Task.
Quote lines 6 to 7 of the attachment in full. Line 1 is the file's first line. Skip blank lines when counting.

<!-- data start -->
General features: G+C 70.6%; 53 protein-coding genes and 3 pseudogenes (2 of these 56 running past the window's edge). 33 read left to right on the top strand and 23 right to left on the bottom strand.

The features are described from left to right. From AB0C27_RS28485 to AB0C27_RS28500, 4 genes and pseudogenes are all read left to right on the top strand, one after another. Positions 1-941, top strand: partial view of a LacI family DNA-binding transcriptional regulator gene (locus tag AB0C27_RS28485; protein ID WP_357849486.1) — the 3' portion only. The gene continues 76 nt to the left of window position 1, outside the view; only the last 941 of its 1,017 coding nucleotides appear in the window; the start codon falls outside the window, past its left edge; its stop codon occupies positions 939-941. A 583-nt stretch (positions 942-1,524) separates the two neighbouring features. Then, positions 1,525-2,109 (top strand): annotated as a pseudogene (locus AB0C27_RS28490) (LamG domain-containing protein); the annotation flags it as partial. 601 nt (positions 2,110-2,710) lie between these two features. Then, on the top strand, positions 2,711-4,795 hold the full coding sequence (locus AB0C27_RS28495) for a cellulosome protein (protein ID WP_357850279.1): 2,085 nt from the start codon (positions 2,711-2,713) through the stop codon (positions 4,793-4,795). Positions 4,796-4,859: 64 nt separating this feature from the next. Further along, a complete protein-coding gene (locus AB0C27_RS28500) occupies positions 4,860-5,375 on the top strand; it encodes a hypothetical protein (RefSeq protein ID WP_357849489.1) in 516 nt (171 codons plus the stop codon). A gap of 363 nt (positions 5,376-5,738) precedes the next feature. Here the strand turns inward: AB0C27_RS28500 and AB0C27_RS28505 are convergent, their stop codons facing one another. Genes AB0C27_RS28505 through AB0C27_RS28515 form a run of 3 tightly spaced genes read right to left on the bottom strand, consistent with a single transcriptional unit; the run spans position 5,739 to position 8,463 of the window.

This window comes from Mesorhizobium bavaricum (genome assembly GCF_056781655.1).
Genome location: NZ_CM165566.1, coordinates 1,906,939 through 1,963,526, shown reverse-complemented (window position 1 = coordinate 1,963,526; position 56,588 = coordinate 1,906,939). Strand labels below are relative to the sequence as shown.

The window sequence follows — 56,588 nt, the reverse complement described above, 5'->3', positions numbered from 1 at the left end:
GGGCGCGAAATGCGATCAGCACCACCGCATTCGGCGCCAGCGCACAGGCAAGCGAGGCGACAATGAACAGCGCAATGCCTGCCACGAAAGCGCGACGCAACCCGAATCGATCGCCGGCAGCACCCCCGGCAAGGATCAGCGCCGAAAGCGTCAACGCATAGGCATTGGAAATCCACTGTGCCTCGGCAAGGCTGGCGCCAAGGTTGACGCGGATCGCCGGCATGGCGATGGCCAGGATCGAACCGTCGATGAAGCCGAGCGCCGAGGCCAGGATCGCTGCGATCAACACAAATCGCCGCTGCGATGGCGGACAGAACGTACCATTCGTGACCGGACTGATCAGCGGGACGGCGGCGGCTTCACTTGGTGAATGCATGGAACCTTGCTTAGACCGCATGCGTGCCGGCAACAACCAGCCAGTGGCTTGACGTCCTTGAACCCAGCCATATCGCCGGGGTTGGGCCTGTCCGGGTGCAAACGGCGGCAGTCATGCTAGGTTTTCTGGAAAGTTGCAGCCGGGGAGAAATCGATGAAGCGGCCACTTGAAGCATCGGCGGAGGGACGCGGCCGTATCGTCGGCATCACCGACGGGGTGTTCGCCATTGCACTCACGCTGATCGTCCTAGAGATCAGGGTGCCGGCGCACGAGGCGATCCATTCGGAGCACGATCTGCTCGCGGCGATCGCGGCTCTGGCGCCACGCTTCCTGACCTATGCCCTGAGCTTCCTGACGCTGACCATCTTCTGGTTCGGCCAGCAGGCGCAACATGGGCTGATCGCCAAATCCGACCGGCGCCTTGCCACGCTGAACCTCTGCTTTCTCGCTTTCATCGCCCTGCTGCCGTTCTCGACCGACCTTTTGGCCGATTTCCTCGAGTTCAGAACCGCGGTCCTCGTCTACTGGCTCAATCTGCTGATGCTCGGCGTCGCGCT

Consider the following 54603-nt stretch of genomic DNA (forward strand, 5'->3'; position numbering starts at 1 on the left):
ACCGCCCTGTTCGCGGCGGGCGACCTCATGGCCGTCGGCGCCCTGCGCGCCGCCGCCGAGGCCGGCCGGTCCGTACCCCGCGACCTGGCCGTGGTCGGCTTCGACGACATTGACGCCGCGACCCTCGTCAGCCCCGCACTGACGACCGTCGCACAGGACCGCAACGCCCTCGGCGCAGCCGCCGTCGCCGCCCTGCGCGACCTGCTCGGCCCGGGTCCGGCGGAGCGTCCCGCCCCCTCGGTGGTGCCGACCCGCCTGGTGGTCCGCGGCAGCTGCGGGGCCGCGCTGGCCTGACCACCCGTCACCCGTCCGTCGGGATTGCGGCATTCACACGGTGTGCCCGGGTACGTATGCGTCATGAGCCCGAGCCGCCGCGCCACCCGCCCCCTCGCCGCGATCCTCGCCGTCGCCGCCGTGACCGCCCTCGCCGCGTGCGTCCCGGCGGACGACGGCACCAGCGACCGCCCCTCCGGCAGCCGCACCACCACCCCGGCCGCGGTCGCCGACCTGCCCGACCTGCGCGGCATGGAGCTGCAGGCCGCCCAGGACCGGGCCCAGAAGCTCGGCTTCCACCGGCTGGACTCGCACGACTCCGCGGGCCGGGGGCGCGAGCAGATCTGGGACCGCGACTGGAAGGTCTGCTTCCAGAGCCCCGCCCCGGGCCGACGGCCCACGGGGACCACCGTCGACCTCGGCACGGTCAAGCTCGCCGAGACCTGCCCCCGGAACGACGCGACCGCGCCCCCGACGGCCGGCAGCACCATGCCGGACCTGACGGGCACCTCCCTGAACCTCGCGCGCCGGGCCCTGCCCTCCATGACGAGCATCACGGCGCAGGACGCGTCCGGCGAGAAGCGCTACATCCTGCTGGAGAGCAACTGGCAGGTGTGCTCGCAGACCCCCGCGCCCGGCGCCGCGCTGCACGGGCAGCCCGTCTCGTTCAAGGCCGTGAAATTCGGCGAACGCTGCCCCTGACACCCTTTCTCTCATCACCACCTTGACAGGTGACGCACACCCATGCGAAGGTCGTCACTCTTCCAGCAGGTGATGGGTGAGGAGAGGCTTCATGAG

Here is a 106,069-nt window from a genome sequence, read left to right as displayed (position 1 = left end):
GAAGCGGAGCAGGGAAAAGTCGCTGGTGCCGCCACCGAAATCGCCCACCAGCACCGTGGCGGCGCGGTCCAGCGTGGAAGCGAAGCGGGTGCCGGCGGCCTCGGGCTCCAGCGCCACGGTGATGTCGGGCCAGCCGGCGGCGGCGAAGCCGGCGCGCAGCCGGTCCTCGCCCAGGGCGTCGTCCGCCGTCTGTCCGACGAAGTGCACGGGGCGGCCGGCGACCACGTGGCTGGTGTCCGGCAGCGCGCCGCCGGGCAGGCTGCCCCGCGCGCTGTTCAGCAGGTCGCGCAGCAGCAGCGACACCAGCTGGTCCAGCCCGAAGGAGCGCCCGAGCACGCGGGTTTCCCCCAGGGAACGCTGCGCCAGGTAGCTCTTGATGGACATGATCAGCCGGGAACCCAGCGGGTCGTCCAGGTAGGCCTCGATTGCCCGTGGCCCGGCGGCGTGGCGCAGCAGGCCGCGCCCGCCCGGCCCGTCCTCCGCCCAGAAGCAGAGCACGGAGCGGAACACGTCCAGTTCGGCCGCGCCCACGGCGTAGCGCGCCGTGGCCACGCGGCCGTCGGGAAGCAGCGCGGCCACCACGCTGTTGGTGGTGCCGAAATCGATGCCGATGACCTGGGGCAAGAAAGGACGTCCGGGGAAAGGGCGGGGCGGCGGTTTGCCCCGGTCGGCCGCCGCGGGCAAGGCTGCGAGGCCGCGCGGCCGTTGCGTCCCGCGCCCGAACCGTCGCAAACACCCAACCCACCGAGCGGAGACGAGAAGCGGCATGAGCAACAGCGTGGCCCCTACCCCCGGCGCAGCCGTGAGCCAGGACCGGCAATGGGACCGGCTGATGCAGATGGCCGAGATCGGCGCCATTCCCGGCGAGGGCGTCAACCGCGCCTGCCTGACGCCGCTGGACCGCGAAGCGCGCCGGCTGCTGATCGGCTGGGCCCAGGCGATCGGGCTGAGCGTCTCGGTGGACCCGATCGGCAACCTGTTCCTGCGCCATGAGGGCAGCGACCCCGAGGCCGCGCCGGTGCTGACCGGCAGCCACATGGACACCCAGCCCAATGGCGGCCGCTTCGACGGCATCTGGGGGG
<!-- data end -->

GGGCGCGAAATGCGATCAGCACCACCGCATTCGGCGCCAGCGCACAGGCAAGCGAGGCGACAATGAACAGCGCAATGCCTGCCACGAAAGCGCGACGCAACCCGAATCGATCGCCGGCAGCACCCCCGGCAAGGATCAGCGCCGAAAGCGTCAACGCATAGGCATTGGAAATCCACTGTGCCTCGGCAAGGCTGGCGCCAAGGTTGACGCGGATCGCCGGCATGGCGATGGCCAGGATCGAACCGTCGATGAAGCCGAGCGCCGAGGCCAGGATCGCTGCGATCAACACAAATCGCCGCTGCGATGGCGGACAGAACGTACCATTCGTGACCGGACTGATCAGCGGGACGGCGGCGGCTTCACTTGGTGAATGCATGGAACCTTGCTTAGACCGCATGCGTGCCGGCAACAACCAGCCAGTGGCTTGACGTCCTTGAACCCAGCCATATCGCCGGGGTTGGGCCTGTCCGGGTGCAAACGGCGGCAGTCATGCTAGGTTTTCTGGAAAGTTGCAGCCGGGGAGAAATCGATGAAGCGGCCACTTGAAGCATCGGCGGAGGGACGCGGCCGTATCGTCGGCATCACCGACGGGGTGTTCGCCATTGCACTCACGCTGATCGTCCTAGAGATCAGGGTGCCGGCGCACGAGGCGATCCATTCGGAGCACGATCTGCTCGCGGCGATCGCGGCTCTGGCGCCACGCTTCCTGACCTATGCCCTGAGCTTCCTGACGCTGACCATCTTCTGGTTCGGCCAGCAGGCGCAACATGGGCTGATCGCCAAATCCGACCGGCGCCTTGCCACGCTGAACCTCTGCTTTCTCGCTTTCATCGCCCTGCTGCCGTTCTCGACCGACCTTTTGGCCGATTTCCTCGAGTTCAGAACCGCGGTCCTCGTCTACTGGCTCAATCTGCTGATGCTCGGCGTCGCGCT

Consider the following 54603-nt stretch of genomic DNA (forward strand, 5'->3'; position numbering starts at 1 on the left):